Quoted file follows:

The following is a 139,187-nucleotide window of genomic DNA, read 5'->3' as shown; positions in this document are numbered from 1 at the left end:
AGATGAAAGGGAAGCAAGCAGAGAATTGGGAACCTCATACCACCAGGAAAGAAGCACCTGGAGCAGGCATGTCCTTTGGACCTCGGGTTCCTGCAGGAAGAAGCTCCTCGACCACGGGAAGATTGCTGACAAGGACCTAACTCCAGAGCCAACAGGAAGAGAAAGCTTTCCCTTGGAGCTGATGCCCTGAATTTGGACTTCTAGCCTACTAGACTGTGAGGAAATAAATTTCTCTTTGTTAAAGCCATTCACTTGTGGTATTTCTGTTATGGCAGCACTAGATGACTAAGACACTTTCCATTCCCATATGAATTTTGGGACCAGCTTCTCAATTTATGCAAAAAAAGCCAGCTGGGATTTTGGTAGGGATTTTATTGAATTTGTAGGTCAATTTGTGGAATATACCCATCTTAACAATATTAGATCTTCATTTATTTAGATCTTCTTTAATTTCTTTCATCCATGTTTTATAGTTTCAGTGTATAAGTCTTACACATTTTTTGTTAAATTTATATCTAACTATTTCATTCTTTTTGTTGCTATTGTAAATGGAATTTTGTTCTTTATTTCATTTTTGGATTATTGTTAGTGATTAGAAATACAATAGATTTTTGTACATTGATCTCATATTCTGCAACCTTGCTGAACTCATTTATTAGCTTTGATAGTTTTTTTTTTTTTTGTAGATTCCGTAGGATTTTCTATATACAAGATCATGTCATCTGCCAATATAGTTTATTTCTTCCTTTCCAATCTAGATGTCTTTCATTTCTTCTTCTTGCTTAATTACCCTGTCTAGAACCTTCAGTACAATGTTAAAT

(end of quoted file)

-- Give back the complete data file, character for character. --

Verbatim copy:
The following is a 139,187-nucleotide window of genomic DNA, read 5'->3' as shown; positions in this document are numbered from 1 at the left end:
AGATGAAAGGGAAGCAAGCAGAGAATTGGGAACCTCATACCACCAGGAAAGAAGCACCTGGAGCAGGCATGTCCTTTGGACCTCGGGTTCCTGCAGGAAGAAGCTCCTCGACCACGGGAAGATTGCTGACAAGGACCTAACTCCAGAGCCAACAGGAAGAGAAAGCTTTCCCTTGGAGCTGATGCCCTGAATTTGGACTTCTAGCCTACTAGACTGTGAGGAAATAAATTTCTCTTTGTTAAAGCCATTCACTTGTGGTATTTCTGTTATGGCAGCACTAGATGACTAAGACACTTTCCATTCCCATATGAATTTTGGGACCAGCTTCTCAATTTATGCAAAAAAAGCCAGCTGGGATTTTGGTAGGGATTTTATTGAATTTGTAGGTCAATTTGTGGAATATACCCATCTTAACAATATTAGATCTTCATTTATTTAGATCTTCTTTAATTTCTTTCATCCATGTTTTATAGTTTCAGTGTATAAGTCTTACACATTTTTTGTTAAATTTATATCTAACTATTTCATTCTTTTTGTTGCTATTGTAAATGGAATTTTGTTCTTTATTTCATTTTTGGATTATTGTTAGTGATTAGAAATACAATAGATTTTTGTACATTGATCTCATATTCTGCAACCTTGCTGAACTCATTTATTAGCTTTGATAGTTTTTTTTTTTTTTGTAGATTCCGTAGGATTTTCTATATACAAGATCATGTCATCTGCCAATATAGTTTATTTCTTCCTTTCCAATCTAGATGTCTTTCATTTCTTCTTCTTGCTTAATTACCCTGTCTAGAACCTTCAGTACAATGTTAAAT